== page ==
Diridon: Fight Russia and drive free with an EV
Image courtesy of Pixabay.

Russia funds their modernized military with income from petroleum. To allow its attack on Ukraine, Russia attempted to blackmail Europe and the world by cutting off petroleum. Already high fuel prices will spike even higher.

Though that dynamic is sad, I’ve been driving free since my first of six electric vehicles (EV) arrived in 1996 and will continue to do so. As the price of petroleum increases along with the climate change damage it causes, you can fight Russia and climate change and also drive free.

I left public office after 24 years in 1995 convinced the climate change battle was the existential challenge of our time. My little red Porsche had traveled over 300,000 hard campaign miles and needed a third rebuild. An inventor friend did, at my cost, an all-electric conversion.

Using the technology of the time, “Red Sparky” was outfitted with 22 golf cart batteries for a 50 mile-per-charge local commuter car range. Then came two leased EVs from GM in 1999 for three years—great cars taken back by GM and buried in a landfill—a hybrid Prius for 10 years followed by a Nissan LEAF. Finally, I leased a Tesla Model S for three years followed by a much loved Model 3 I’ve had since 2018.

Near the beginning of that EV transition, with the aid of federal and California tax incentives, we installed 45 rooftop solar panels, making us net-positive to the grid. The energy company pays us annually for the surplus of electricity that we share back to the grid.

At installation in 2004, the solar panels were about 9% efficient—converting about 9% of the solar energy to electricity. Modern panels are about 22% efficient, cost less and take less space. The Bay Area Air Quality Management District installed a charger in our garage (we paid for the installation). Those incentive programs and more are available to every citizen.

The result is, since about 1999 we’ve paid nothing for maintenance or fuel, and have reduced registration and insurance fees while accessing the HOV lane. Not once in that time have I stopped at a gas station, except to inflate the tires. We plug in, at night, about once a week to cover the daily commute trips. And we charge to the full 315-mile capacity for longer trips. Superchargers await along the highways to top off a full charge in about 40 minutes while we grab lunch.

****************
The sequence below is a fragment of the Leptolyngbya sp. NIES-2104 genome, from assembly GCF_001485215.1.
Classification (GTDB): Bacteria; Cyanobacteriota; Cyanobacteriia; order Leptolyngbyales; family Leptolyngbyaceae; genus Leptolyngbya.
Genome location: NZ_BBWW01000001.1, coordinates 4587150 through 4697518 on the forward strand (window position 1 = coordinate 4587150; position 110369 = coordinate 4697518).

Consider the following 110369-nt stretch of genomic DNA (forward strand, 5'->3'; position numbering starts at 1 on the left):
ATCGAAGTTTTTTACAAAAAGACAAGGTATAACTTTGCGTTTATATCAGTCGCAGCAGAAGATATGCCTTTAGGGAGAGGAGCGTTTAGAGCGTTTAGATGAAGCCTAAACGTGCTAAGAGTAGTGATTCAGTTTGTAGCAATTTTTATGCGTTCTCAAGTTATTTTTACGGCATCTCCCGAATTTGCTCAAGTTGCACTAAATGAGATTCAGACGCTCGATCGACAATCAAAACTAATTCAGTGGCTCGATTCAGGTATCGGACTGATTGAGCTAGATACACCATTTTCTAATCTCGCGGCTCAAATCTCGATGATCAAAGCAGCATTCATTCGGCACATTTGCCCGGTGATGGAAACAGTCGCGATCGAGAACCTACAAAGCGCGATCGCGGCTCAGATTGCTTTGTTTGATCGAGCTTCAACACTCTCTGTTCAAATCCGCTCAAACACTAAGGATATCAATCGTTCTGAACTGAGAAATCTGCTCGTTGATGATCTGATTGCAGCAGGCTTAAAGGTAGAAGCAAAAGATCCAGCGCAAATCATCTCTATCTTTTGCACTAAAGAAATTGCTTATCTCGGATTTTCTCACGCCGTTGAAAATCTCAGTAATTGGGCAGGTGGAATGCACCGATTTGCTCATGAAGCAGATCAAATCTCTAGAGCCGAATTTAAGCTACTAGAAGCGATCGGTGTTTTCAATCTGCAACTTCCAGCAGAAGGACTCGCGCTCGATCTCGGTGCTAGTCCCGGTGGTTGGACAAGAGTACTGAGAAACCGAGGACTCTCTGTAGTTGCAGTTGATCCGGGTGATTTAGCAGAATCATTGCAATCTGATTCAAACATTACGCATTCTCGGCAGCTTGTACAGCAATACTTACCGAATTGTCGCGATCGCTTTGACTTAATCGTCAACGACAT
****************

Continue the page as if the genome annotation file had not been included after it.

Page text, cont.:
It’s why all of the major auto manufacturers are transitioning to electric vehicles. And why Hertz, Amazon and others are purchasing hundreds of thousands of EVs. That shift improves their bottom line and fights climate change.

Yes… I drive free. The U.S. Energy Information Administration and AAA research declares—as of 2020, much more now—that the average U.S. car owner pays about $9,666 per year, or over $115,000 over a vehicle’s 12-year lifecycle. Our Tesla was purchased for about $46,000 after tax credits and has no fuel—electricity cost savings paid for the solar panels long ago— minimal maintenance and reduced insurance and fees. That’s well less than $70,000 for the expected 12-year battery life… instead of $115,000 or more for the gas guzzler based on average replacement and maintenance schedules.

By the way, we could have purchased a good EV for less than half that price which would have increased the remarkable cost savings. We don’t intend to sell the car, so we keep it in good repair. Except, in over two decades of driving electric vehicles, we’ve never needed a repair. There are no pistons, spark plugs, carburetors, radiators or oil… just a permanently lubricated, small but powerful electric motor.

Why worry about it? We grandparents hear U.N. Secretary General Antonio Guterres warn we may have only to about 2030 to reverse climate change to avoid permanent, catastrophic damage to the earth’s ecosystem. My four grandchildren are part of that ecosystem, so I’ll do all I can with the time left to assure them of a sustainable future. Will you help, please?

Rod Diridon, Sr. chairs the SV Ethics Roundtable and is past chair of the National Research Council’s Transit Cooperative Research Board, and national Council of University Transportation Centers, and retired executive director emeritus of the Mineta Transportation Institute. 

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